"Sunbathing potatoes" by Derek Gale

Sometimes by being a photographer we learn things about subjects other than photography.  I saw these through a “potting shed” window in the grounds of Chastleton House in Oxfordshire.  At first glance they looked like eggs, although I did wonder why eggs would be there.  They are in fact potatoes, and they are getting a good start to growing by being left in the sun for a while.  They did look as if they were sunbathing!

If my learning this year has inspired you to learn then my “The Creative Eye” course could be ideal.   The next course is on Sat 13th Nov 2010 at the Court Hill Centre near Wantage.  Online sales have ended, but you can still book by calling 01793 783859.

Cheers,

Derek                     www.galephotography.co.uk

They’re not all there…

October 7, 2010

One question that’s come up in discussions about portrait photography, is whether it’s necessary for a portrait to show the whole of a person’s face, or even to show their face at all?  In a previous blog post I explored the use of shadows and out of focus areas in creative portrait photography, and I’d like to develop that a bit more. 

"Part portrait 3" by Derek Gale

In this outdoor portrait I’ve cropped the image at the centre of the subject’s nose.  It helps to contrast their skin tones with the tones of the rusty corrugated metal behind them.  It also puts the person in a more interesting place in the frame, with much more space above them than the space they take up. 

"Part portrait 2" by Derek Gale

This is a horizontal treatment of the same compositional technique.  Here the empty space was black, so it was better to convert the image into black and white rather than leaving it in colour.  You get a real idea of the boy’s character even though you can’t see all of his face. 

"Part portrait 1" by Derek Gale

This is an even tighter crop on a girl’s face.  It’s said that the eyes are the “windows to the soul”, so I’ve really concentrated on a single eye.  As it was so strikingly blue, I left the eye in colour and converted the rest of the image to B&W.  This splash of colour helps to draw your eye to the girl’s eye. 

"Part portrait 6" by Derek Gale

So how small a part of a person can we show and still show their character?  This shot of an eye, taken with a macro lens, shows a good line of communication between the subject and the viewer.  The fact that the person’s “laughter lines” aren’t creased tells you that they aren’t smiling.  The direct gaze, with a large pupil, shows confidence. 

So what if we don’t show their face at all? 

"Part portrait 4" by Derek Gale

To me this is still a portrait even though the child’s face isn’t visible.  There’s a delightful contrast between the girl’s dress and the chunky boots; a contrast between smartness; “I’m being photographed”, and practicality; “It’s raining”.  Her parents would immediately recognise it as her.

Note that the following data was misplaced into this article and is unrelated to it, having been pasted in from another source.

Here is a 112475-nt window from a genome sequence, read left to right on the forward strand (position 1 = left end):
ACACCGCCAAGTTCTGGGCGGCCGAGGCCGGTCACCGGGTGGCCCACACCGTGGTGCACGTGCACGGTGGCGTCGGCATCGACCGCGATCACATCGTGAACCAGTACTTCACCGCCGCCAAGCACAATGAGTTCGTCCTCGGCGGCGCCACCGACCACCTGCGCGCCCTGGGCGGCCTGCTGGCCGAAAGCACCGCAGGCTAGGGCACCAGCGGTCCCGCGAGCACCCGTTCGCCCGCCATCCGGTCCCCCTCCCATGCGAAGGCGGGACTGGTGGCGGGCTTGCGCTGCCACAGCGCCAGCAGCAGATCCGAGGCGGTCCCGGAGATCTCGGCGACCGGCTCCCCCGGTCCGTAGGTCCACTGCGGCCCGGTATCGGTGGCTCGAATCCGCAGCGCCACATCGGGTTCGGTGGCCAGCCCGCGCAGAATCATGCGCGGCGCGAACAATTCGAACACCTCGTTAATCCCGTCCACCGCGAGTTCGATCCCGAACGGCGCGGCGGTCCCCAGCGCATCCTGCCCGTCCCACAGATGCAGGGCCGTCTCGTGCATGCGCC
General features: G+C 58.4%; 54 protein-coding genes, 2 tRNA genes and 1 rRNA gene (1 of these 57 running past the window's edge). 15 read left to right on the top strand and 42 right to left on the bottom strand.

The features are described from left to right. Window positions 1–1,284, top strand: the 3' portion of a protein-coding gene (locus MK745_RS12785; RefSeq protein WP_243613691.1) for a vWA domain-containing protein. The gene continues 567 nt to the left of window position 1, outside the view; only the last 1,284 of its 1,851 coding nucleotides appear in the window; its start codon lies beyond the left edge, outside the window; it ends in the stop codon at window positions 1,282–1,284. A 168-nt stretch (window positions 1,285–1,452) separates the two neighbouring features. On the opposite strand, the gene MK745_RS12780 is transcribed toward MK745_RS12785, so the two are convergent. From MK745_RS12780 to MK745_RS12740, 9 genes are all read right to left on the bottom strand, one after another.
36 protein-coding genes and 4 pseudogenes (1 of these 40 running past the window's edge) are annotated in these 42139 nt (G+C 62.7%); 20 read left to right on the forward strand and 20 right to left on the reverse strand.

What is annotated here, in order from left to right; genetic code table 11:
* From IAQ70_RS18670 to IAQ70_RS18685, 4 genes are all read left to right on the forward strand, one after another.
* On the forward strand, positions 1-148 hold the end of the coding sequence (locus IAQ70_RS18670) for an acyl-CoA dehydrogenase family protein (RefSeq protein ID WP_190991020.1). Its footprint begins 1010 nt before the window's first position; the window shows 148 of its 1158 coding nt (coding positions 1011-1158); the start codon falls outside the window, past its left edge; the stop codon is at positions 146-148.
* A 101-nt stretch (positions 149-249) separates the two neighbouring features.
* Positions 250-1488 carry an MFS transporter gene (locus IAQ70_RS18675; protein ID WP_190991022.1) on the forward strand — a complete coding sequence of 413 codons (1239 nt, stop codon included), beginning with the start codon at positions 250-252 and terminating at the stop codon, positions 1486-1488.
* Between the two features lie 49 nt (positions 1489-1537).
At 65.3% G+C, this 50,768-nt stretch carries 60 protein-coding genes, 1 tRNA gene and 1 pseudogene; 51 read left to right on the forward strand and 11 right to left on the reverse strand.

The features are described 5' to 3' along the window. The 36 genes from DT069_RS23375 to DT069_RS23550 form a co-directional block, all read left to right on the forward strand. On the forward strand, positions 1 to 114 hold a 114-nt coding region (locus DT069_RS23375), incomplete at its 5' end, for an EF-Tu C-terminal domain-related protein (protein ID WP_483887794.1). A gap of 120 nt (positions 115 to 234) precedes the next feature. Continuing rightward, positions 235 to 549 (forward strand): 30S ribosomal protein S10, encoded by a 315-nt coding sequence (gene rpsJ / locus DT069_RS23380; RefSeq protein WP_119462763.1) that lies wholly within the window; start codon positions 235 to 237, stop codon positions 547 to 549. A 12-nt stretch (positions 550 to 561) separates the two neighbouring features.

So, it’s clear to me that you can show a person’s character in a portrait without showing the whole face.  Set yourself a project to take a person’s portrait without showing their face at all! 

You can learn how to look for images like this, and learn creative compositional techniques, on my “The Creative Eye” course on November 13th at the Court Hill Centre near Wantage.  You can book your place here

Cheers, 

Derek 

www.galephotography.co.uk

Show and tell!

September 23, 2010

So here it is, my report from the Royal County of Berkshire Show (aka The Newbury Show) which happened last weekend (18/19 Sep 2010).   Our stand was in the Shopping Pavilion down near the BBC Berkshire performance area.  It was a very busy weekend, and the threatened rain didn’t happen, which was a pleasant surprise.  

"Newbury stand" by Derek Gale

We had some very complimentary remarks about our display, and the acrylic block in the centre of the table really seemed to catch people’s eyes.  Several visitors to the stand knew the person featured!  As well as meeting lots of new people, and discussing portrait photography and photography training with them, it was good to catch up with some existing clients as well.  The Mum of one 2-year-old was very excited to see images of him on the stand. 

"Newbury info stand" by Derek Gale

Before the show started it was really interesting to wander round the showground with my trusty Lumix Fx-500, and capture a few candid shots of people getting their stands ready.  I liked the way the “Information” board was at such an angle. 

"Wickerman 1" by Derek Gale

It was also an opportunity to photograph the impressive 38 feet tall Oxford Wickerman, which is being burnt on Nov 6th in Oxford to raise money for the charity “Rosy”.  The early morning sun on Saturday really made it stand out against the blue sky. 

"Wickerman 2" by Derek Gale

A bit later it had clouded over, so I moved behind the sculpture and shot it with the morning light behind it.  The silhouette makes for a completely different type of image.  It’s a great example of why the direction of the light is so important in photography. 

"Newbury chicken" by Derek Gale

Finally, here’s a portrait of a fine-looking chicken.  It was in a cage in the livestock area, but the small lens of the Lumix just fitted in between the bars.  I used a pop of flash to highlight the bird, and exposed the background so it was nice and bright.  I like the bird’s expression, and the way it’s still looking at me even though it’s a profile shot.  It’s a reminder that the Show is still very much an active agricultural show.

It was a great show, and we’re already thinking about our display for next year.  See you there!

Cheers,

Derek

www.galephotography.co.uk

Calling all Trekkies: the story continues…

August 18, 2010

Once again I’m pleased to report a successful Photo Trek at Buscot Park.  It was last weekend and we had a “full house”.  These photographic training events are great fun, and Buscot Park is a perfect venue for them.  The group was terrific, with a wide range of photographic experience, and equipment ranging from a digital compact camera, to a digital SLR and lots of lenses.  I assigned everyone their afternoon’s photographic projects, and we were off.